Mandala Trading / Ribo Sangtsheo, The Earth, Tibetan Peace

Nepalese company Mandala Trading are the creators of two of the finest and most accessible Tibetan incenses on the market, their long stick Tibetan Monastery and Himalayan Herbal blends, the former an unparalleled spice blend, the latter a minty evergreen breeze. If you haven’t had a chance to check these excellent and affordable incenses out I highly recommend doing so before tackling the three, shorter incenses (all five MT incenses are on this page mixed in with others, the three in review are down the page a ways) in question here. While they’re certainly nice incenses, the three in this review aren’t quite in the same league.

As with the two previously mentioned incenses, these three under consideration also have their ingredients lists listed on the inner wrapper. Ribo Sangtsheo is comprised of Spike Nard (Jattamansi) 20%, Other Medicinal Herbs 20%, Natural Glue (Lac) 20%, Sandal Wood 10%, Agarwood 10%, Spices (Clove, Cinamon, Cardamon) 10%, Beddelium (Gokul Dhoop) 5%, and Ambergriss (Sal Dhoop) 5%. Of the three incenses in question here, Ribo Sangtsheo is the most similar incense to the Tibetan Monastery and Himalayan Herbal blends, although not quite as complex. Ribo Sangtsheo has a very unusual, coppery vibe for an incense. For one thing, it’s one of the few blends that is comprised of this much spikenard and it’s a fairly noticeable element overall, although unlike Japanese incenses that accentuate the sweetness, Ribo Sangtsheo also brings out more of the herbal and muskier notes. The agarwood, while not at the Japanese levels, actually does add something of a contour to the scent, preventing the incense from becoming too sweet or spicy by its obvious woody note. The entire blend has a slight fruitiness to it reminiscent of wine, but overall it’s that sort of dry, coppery vibe that sets it apart from the rest of the incenses in the line. If you’re over the moon with the HH and TM blends, this one is probably worth checking out even if it’s not quite up to those aromatic heights.

The Earth is comprised of Beddelium (Gokul Dhoop) 20%, Natural Glue (Lac) 20%, Holy Basil (Tulsi) 15%, Other Medicinal Herbs 15%, Juniper (Dhupi) 10%, Valeriana (Suganhaval) 10%, Spices (Cinamon, Safron) 10%, and Mugwort (Tittepati) 5%. Strangely this and the next incense actually add up to 105%, which implies some rounding up. The Earth absolutely does what it says on the package, it’s one of the most rough, gravelly and earthy incenses imaginable and not only earth in the soil sense, but this one reminds me of granite and the like. As such it’s not a friendly incense by Western standards, with the juniper being accentuated. Strangely enough for an incense that lists its first ingredient as a resin, it’s not a big feature of this aroma, which is often very “campfire” like with off woody hints of rubber, tire and such. With each stick, I do tend to get a little closer to liking this one mostly because it really is earthy in all of its characteristics and it’s quite grounding.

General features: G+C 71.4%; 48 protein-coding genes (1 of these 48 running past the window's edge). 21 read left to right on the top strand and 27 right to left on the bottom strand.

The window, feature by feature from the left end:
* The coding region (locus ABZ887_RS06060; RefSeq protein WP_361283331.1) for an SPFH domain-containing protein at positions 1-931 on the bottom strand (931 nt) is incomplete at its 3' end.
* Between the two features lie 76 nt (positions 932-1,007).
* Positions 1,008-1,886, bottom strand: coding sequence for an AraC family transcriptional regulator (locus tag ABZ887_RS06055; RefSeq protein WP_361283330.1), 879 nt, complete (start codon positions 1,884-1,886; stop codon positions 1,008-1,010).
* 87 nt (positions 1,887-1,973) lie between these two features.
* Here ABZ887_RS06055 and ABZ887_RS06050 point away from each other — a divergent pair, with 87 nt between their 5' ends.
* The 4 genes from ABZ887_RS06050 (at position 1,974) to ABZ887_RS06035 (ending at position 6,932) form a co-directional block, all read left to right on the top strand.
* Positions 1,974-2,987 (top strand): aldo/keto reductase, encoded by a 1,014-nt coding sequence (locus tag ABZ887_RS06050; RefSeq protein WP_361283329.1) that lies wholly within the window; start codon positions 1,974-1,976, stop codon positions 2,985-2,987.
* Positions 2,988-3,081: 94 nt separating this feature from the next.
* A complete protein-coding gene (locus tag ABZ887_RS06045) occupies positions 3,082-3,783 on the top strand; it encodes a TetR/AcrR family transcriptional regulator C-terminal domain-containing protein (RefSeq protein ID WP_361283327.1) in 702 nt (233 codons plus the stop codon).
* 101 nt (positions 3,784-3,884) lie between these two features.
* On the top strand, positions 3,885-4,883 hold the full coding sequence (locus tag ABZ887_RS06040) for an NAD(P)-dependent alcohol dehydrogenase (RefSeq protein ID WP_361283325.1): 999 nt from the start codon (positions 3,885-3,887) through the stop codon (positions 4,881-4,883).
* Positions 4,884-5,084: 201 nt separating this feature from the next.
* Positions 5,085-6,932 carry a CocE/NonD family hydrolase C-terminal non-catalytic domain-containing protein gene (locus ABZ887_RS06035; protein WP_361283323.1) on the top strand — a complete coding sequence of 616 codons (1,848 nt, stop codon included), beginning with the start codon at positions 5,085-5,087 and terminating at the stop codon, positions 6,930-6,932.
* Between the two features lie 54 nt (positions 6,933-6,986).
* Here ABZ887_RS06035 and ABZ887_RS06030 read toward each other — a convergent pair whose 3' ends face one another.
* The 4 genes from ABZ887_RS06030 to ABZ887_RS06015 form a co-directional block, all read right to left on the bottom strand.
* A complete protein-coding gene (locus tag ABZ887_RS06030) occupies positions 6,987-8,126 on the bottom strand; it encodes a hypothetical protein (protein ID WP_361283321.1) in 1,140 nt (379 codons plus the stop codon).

Tibetan Peace (note: this is the first of two on the above linked page) is created from Sandalwood 25%, Other Medicinal Herbs 20%, Natural Glue (Lac) 20%, Anthopogon (Soonpati) 15%, Roopkeshar 5%, Kusum Flower 5%, Spices (Cloves, Safron) 5%, Holy Basil (Tulsi) 5%, and Calmus (Bojho) 5%. Overall it strikes a fairly common blend in Tibetan incenses, a slightly sweet and very thick sandalwood-based stick that’s colored green with some variation. It’s very similar to the Green Tara on this page, if not quite as thick or refined, and as such it’s an incense that’s pleasant, inoffensive and maybe a little boring at times, not terribly far from the Himalayan Herbal incense without all the potent spices. If you can think of something like Dzongsar or White Pigeon being at the more difficult end of an axis, Tibetan Peace lies at the other.

Unlike Tibetan Monastery and Himalayan Herbal incenses, none of these three are likely to make you stock deeply, but those who do like them may get some mileage, particularly out of the unusual Ribo Sangtsheo, which is different enough from the usuals to be worth a sample. At the same time, all are affordable enough to make the risk a low one. However you’re likely to find similar but friendlier incenses than The Earth in the Dhoop Factory line and I’d recommend the above Green Tara before Tibetan Peace.

Best Incense – March 2008

[For previous Top 10 lists, please click on the Incense Review Index tab above.]

  1. Tennendo / Enkuu-Horizon – Enkuu is the incense that is making me wonder if aloeswood has actual addictive properties. For the time being it’s the one I’d pick as my favorite incense, I just can’t get enough of its complexity or sophistication.
  2. Shoyeido / Horin / Ten-Pyo – There’s a mellowness and smoothness to this kyara-infused Horin classic that initially belies the fact that it is indeed a very involved incense. I notice more and more that the kyara is just one note in a symphony of other spices that all sit comfortably next to each other. This makes me wonder why Shoyeido haven’t offered other incenses in this style that have such a fine class of ingredients other than in the Horin line.